We Judge Even Animals by the Color of Their Skin




In European folklore, a black cat was a dire omen and, later, a witch’s familiar. A white deer was an extraordinary creature, poised to shapeshift into someone’s lover or sister. Medieval myths—yet black cats are last to be adopted, even now. And in St. Ansgar, Iowa, a white deer so captivated the townspeople that they preserved her body behind glass.

Folklore stains our imagination for centuries.

So does our love of the unique, the rare, the scarce. Maryville, Kansas, was so charmed by its black squirrels that it made them its mascot, legally accorded “the freedom to trespass on all city property, immunity from traffic regulations, and the right of first choice to all black walnuts growing within the city.” A predator species of unusual coloration, however, would receive a very different reception: hunted down, like Moby Dick’s great white whale, with extra excitement.

And I thought “race” was a category we only used to prejudge one another. Turns out we are racist even toward animals. The pattern of our favor indicates that the substance in question is not “race” at all, but a clump of biomolecules called melanin. Their presence pigments the hair (or fur), skin, and eyes; their absence blanches. Swayed by ancient symbols and contemporary prejudices, we, supposedly the creatures of reason, react powerfully to the black-and-white extremes.

Dr. Elizabeth Carlen, a National Science Foundation and Living Earth Collaborative postdoctoral fellow here at Washington University, studies how animals evolve in cities. She and six other researchers just had an unusual paper published, rare as one of their subjects. In it they look at extreme coloration—unusually dark, or melanistic; unusually light, leucistic; and pure white, albino—and how it influences our willingness to interact with wild animals in our immediate environment.

Carlen offers me scores of examples. “Do humans feel somehow graced by encounters with these animals,” I ask, “or do we connect with them because they, too, have felt like the odd one out?” Some of both, she says, pointing out that in Northwest Coast indigenous communities, seeing a white “spirit bear” feels like a blessing, because these bears are assumed to be messengers from the other side. But oftentimes there also seems to be an instinctive sympathy, a resonance for creatures not like their kin.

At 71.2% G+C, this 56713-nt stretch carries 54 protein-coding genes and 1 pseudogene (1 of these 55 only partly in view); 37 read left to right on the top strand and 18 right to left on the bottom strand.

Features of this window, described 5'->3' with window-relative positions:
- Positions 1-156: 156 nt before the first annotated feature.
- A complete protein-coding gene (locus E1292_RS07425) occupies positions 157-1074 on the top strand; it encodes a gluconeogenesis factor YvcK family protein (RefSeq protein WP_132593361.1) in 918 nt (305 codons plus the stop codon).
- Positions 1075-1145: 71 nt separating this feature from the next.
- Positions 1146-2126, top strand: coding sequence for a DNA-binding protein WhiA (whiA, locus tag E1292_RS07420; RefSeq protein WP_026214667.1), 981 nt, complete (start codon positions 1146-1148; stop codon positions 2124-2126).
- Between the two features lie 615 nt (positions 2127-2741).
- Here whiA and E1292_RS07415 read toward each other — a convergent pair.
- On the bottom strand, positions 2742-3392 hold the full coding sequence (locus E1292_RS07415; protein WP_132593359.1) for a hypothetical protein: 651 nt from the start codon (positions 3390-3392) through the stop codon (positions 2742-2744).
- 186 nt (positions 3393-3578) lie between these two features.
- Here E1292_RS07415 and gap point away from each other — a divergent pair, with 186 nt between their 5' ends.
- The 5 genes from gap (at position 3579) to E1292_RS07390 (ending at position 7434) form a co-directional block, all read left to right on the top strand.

“We used to think about biology as removed from the social sciences and the humanities,” she says. “I’m trying to think about how all my biases influence the way I look at the world.” She glances at her pure white West Highland terrier, napping on the office windowsill, and raises a wry eyebrow, well aware that Western culture has long prized whiteness. She just loves Westies. But she also knows that here in the U.S., primal distrust of the scary darkness mixes with decades of systematized racism, and the unconscious influence seeps into our animal shelters.

Color intersects with number, though: if black dogs only came along once in a blue moon, people would race to adopt them. Instead, she says, we see so many black dogs that they fall victim to what is known in her field as “the tragedy of becoming common.”

“Starlings and crows have a negative connotation” for the same reason, she continues.

“Yeah, but starlings deserve it,” I say, “the way they mob a single tree and screech at you.”

“Well, but do they?” she retorts. “If they were beautifully, brilliantly colored, would you feel differently?” And I swallow hard and say nothing, because a tree studded with cardinals or bluebirds or orioles sounds like a lovely sight indeed.